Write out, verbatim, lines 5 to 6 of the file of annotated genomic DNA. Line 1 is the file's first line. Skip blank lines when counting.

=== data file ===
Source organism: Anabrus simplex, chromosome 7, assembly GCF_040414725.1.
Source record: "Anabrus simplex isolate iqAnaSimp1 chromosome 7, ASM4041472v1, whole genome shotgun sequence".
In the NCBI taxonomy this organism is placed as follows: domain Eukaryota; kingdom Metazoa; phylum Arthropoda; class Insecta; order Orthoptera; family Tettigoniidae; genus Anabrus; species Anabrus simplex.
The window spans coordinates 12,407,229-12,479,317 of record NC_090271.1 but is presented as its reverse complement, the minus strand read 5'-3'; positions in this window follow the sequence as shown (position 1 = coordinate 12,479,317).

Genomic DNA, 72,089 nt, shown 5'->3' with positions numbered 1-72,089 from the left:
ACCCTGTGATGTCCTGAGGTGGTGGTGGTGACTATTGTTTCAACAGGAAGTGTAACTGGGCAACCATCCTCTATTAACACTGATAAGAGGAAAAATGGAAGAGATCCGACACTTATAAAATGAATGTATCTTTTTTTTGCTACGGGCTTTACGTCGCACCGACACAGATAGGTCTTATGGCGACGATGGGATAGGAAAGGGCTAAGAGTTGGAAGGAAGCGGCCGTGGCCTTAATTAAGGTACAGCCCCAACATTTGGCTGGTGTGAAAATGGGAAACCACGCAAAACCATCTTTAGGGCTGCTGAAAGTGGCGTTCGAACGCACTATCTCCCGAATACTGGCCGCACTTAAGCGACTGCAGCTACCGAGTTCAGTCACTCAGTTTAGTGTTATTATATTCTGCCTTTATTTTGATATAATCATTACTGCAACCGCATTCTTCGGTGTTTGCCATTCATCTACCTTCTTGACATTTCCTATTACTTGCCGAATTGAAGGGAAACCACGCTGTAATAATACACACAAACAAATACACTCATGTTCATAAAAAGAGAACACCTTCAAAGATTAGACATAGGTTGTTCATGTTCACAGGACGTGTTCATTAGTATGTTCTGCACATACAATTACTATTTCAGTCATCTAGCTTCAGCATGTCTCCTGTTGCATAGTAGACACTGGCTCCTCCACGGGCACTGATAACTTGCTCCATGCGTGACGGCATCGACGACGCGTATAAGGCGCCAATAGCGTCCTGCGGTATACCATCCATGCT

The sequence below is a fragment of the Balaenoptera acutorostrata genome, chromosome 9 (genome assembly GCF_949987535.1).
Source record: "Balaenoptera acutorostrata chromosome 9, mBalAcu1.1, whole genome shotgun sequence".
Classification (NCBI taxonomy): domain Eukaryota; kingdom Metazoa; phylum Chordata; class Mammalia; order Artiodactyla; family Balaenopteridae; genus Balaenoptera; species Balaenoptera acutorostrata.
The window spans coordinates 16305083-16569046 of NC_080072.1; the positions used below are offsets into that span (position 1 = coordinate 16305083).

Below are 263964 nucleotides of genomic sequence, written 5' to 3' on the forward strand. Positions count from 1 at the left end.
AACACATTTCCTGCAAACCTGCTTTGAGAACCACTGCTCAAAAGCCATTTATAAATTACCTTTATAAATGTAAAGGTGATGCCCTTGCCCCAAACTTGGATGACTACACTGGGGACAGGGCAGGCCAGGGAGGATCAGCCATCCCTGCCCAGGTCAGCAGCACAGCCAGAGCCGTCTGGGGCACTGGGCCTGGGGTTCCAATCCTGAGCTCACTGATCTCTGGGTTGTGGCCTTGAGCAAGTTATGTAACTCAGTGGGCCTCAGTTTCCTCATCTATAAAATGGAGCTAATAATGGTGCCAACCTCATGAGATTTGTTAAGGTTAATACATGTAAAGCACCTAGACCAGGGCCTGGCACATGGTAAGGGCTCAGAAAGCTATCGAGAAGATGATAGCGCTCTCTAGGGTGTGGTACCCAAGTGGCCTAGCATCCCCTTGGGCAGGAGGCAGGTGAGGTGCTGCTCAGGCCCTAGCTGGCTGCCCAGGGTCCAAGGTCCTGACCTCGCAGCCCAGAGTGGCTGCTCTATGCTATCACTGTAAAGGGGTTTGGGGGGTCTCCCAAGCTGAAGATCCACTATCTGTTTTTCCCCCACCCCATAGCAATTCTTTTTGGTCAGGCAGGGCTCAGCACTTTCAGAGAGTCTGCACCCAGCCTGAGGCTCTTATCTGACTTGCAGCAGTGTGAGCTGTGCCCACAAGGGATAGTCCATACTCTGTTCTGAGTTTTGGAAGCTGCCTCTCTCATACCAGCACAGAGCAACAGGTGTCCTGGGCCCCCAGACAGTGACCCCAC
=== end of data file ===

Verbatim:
Genomic DNA, 72,089 nt, shown 5'->3' with positions numbered 1-72,089 from the left:
ACCCTGTGATGTCCTGAGGTGGTGGTGGTGACTATTGTTTCAACAGGAAGTGTAACTGGGCAACCATCCTCTATTAACACTGATAAGAGGAAAAATGGAAGAGATCCGACACTTATAAAATGAATGTATCTTTTTTTTGCTACGGGCTTTACGTCGCACCGACACAGATAGGTCTTATGGCGACGATGGGATAGGAAAGGGCTAAGAGTTGGAAGGAAGCGGCCGTGGCCTTAATTAAGGTACAGCCCCAACATTTGGCTGGTGTGAAAATGGGAAACCACGCAAAACCATCTTTAGGGCTGCTGAAAGTGGCGTTCGAACGCACTATCTCCCGAATACTGGCCGCACTTAAGCGACTGCAGCTACCGAGTTCAGTCACTCAGTTTAGTGTTATTATATTCTGCCTTTATTTTGATATAATCATTACTGCAACCGCATTCTTCGGTGTTTGCCATTCATCTACCTTCTTGACATTTCCTATTACTTGCCGAATTGAAGGGAAACCACGCTGTAATAATACACACAAACAAATACACTCATGTTCATAAAAAGAGAACACCTTCAAAGATTAGACATAGGTTGTTCATGTTCACAGGACGTGTTCATTAGTATGTTCTGCACATACAATTACTATTTCAGTCATCTAGCTTCAGCATGTCTCCTGTTGCATAGTAGACACTGGCTCCTCCACGGGCACTGATAACTTGCTCCATGCGTGACGGCATCGACGACGCGTATAAGGCGCCAATAGCGTCCTGCGGTATACCATCCATGCT